What My Wife Knows
My oldest daughter, Olivia, took a shower last night and my wife cried.
I asked what was upsetting her and she said it was nothing.
But, of course, it is never Nothing.
Olivia turned eight this year. She is obsessed with making movies on her iPad, she is goofy, and sweet, stubborn and still vulnerable in a heart wrenchingly beautiful way.
When she was two, we went to the supermarket around Christmas time, she sat in the special seat in the shopping cart and wore a red santa cap the entire time. She didn’t really want to, but she wore it because it made me happy. (It was insanely cute.)
At five, she had her first Kindergarten choir concert. She wore a little white dress. She got on stage, the music started, and Olivia just started crying and did so through all three songs. Stage fright, which she has since overcome, to the extreme.
When she was 6 we went to the Father/Daughter Dance where we danced just twice together. Then, I just followed her around like a groupie in a suit as she socialized, drinking red punch, all the time wearing a glow-in the dark necklace.
Afterwards, we held hands in the parking lot as we walked to the car. At one of the craft tables she had made a lace circle with a red heart that said “I Love Dad”, it is still hangs above her dresser.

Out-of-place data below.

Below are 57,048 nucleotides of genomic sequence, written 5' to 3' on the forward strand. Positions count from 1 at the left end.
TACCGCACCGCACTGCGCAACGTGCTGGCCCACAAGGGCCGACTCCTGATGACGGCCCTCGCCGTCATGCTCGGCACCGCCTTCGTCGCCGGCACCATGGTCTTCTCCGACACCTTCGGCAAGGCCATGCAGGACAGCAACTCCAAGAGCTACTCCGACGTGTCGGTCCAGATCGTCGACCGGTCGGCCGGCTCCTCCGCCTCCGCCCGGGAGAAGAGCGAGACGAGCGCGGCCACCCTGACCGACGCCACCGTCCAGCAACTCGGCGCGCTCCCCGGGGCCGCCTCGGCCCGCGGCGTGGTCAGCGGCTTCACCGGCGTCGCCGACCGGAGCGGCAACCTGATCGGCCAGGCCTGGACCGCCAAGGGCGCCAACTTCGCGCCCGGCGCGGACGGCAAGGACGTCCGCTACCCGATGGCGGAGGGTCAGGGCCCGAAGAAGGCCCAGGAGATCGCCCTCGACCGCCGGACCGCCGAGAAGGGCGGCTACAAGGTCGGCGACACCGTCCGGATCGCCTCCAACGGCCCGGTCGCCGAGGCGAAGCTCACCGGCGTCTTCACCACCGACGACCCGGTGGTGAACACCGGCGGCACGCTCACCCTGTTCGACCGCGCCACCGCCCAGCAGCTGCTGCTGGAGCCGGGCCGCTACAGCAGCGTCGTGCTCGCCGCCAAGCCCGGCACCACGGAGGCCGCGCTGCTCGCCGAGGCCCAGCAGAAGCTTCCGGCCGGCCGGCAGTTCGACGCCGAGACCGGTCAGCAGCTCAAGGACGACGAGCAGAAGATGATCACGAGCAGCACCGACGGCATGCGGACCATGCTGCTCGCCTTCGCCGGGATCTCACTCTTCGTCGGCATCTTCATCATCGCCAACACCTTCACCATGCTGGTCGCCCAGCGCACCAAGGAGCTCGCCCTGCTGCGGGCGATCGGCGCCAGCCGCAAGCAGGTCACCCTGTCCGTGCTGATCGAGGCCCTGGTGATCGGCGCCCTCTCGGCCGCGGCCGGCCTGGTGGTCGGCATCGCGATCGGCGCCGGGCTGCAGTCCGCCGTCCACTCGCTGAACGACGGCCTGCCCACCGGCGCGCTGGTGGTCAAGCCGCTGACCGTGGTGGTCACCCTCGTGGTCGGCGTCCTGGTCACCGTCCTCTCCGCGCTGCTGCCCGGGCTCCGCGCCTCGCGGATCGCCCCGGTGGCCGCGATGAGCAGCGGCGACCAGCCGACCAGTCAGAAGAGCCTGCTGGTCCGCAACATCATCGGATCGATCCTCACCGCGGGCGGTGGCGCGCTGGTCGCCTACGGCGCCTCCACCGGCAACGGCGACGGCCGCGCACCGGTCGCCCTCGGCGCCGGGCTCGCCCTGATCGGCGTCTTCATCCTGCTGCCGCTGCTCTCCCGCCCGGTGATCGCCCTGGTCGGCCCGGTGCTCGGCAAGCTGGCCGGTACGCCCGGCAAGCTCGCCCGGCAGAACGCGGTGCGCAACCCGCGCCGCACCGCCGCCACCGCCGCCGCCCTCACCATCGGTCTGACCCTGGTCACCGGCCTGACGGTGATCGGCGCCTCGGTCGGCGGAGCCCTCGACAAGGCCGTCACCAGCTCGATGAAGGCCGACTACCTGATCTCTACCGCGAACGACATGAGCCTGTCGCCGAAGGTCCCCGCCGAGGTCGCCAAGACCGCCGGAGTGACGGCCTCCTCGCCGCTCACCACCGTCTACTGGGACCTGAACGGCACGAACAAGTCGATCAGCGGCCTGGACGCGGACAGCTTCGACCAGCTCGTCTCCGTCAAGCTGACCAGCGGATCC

There are easily five thousand other moments that have made up her life so far, which are now like highway exit signs seen from a moving car, places we’ve been, but can’t visit again.
We often chronicle the first time something happens, but the last time something will happen, can sneak right by you.
Michele knows that Olivia has had her last bath.
It sounds like a small thing, but it isn’t. It is the loss of fifteen soapy minutes spent in the collapsed, private universe of only Mother and Daughter.
It adds up to more than an hour a week, filled with giggles, singing and small important secrets whispered between members of an exclusive club that has held this meeting like clockwork for the last 8 years.
But little girls grow up and baths stop. Mommy becomes Mom. We pass another sign.
My wife instinctively knows that the messy Saturday pancake breakfasts, movie nights and tickle fights, are shiny gold coins, fleeting, precious and perfect, and should be held as tightly as possible.
The girls have fallen asleep in our bed, sprawled in all different directions.
I think I will just let them sleep this time.